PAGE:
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Manufacturing

Addition by subtraction

By Andy Barks

January 2009 -Like any other multi-member association, the National Association of Manufacturers, Washington, D.C., has an itinerary--priorities for which it exerts extra time and energy in an effort to make things happen.

One of the chief concerns over the past year has been the 10+2 rule, a U.S. Customs and Border Protection(CBP) edict that was costing manufacturers money and productivity and needed a makeover. The name of the rule is derived from the 10 types of information importers are required to submit, and the two new types demanded from shipping companies, all within 24 hours of loading a shipping container at a foreign port. In its original form, the 10+2 rule was an enormous inconvenience for manufacturers.

Steady resolve
"The 10+2 rule, as originally drafted, would have cost U.S. manufacturers as much as $20 billion annually, created huge delays and missed shipments in the global supply chain, risked shutting down U.S. production and actually worsened security by increasing the amount of time containers sat around available for tampering at foreign ports," said John Engler, NAM president.

For Engler and the association, the modification had been a point of emphasis for more than a year. By working with Congress, NAM fueled the release of the refashioned rule Nov. 24, following a lengthy interagency process.

"We're pleased that, after nearly a year of NAM's unrelenting effort, a realistic assessment of the rule was made under the auspices of the White House's Office of Management and Budget," Engler said. "Congress and the Departments of Commerce, State, Treasury and Homeland Security, the Small Business Administration and the U.S. Trade Representative listened carefully to what our member companies told them."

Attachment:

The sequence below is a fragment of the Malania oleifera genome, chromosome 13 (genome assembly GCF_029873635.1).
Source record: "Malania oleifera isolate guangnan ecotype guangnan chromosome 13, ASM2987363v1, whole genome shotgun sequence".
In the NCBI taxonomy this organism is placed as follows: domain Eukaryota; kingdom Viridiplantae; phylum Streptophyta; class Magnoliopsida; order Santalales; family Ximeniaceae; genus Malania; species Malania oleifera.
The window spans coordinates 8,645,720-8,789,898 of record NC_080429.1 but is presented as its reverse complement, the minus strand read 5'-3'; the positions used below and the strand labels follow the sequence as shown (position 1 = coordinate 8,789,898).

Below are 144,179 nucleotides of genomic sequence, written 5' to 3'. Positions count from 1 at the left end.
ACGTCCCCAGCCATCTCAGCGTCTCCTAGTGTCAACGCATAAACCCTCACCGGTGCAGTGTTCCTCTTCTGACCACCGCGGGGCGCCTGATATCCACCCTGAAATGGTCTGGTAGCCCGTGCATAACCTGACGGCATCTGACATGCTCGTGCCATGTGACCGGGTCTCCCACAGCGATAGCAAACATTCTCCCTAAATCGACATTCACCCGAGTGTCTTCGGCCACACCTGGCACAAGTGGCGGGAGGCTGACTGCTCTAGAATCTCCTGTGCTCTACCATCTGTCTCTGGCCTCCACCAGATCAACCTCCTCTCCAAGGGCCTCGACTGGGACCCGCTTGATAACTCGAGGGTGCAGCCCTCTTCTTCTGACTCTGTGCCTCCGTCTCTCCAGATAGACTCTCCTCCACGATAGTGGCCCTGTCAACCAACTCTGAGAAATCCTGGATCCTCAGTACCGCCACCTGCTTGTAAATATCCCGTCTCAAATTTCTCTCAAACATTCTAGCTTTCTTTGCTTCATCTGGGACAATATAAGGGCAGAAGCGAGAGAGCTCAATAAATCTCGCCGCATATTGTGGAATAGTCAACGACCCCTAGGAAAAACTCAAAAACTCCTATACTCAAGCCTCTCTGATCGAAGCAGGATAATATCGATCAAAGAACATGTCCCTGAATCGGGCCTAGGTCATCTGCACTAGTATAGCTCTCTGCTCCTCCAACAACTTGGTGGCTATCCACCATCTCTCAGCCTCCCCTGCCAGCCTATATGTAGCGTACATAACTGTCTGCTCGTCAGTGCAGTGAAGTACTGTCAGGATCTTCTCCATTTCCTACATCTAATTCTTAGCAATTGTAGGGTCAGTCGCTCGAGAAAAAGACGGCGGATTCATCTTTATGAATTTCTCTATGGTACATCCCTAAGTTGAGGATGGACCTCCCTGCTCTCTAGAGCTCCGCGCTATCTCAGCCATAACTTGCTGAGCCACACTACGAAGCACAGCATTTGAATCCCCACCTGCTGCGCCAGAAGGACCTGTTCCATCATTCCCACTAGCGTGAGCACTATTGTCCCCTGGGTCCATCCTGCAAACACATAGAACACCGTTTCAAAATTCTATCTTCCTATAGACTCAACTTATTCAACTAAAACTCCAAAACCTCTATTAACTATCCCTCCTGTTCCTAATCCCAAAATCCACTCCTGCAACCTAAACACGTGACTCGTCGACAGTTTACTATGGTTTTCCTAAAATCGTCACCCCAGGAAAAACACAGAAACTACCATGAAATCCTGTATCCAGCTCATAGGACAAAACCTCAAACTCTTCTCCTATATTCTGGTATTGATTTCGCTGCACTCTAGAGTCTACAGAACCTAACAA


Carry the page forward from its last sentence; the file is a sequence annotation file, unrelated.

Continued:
In its modified form, the rule features a six-month trial period for how data can be provided, enabling U.S. manufacturers to provide the most difficult or hard-to-attain figures on a "best available" basis. That's a far cry from the original drafting, which demanded the release of data before it was available.

Subsequently, the CBP will determine how to best interpret and apply the data as it moves through the six-month interim period.

"While the rule is substantially changed, work still has to be done to create a final rule that works for both national security and U.S. manufacturers," said Engler. "Even though the modifications alleviate onerous burdens, some serious problems still haven't been corrected in the interim rule published today."

An ongoing process
Perhaps most encouraging for Engler and NAM is the progressive attitude congress exhibited throughout the proceedings. From Engler's perspective, the successful collaboration is a byproduct of a common understanding of what's important.

"Manufactured goods comprise about 90 percent of U.S. merchandise trade, and the NAM will be at the center of working with companies and the incoming administration to further improve the rule to lessen trade and production disruptions while still providing the enhanced security we all want," he said.

There are a lot of outlying factors to be determined, as Engler alluded, with a fresh administration and new members of Congress. NAM will have to continue to convince government officials that its priorities should be their priorities. But for the time being, NAM is happy its extended struggle with the much-maligned 10+2 rule has finally paid off. FFJ

Sources

  • National Association of Manufacturers
    Washington, D.C.
    phone: 202/637-3000
    fax: 202/637-3182
    www.nam.org
    e-mail: manufacturing@nam.org

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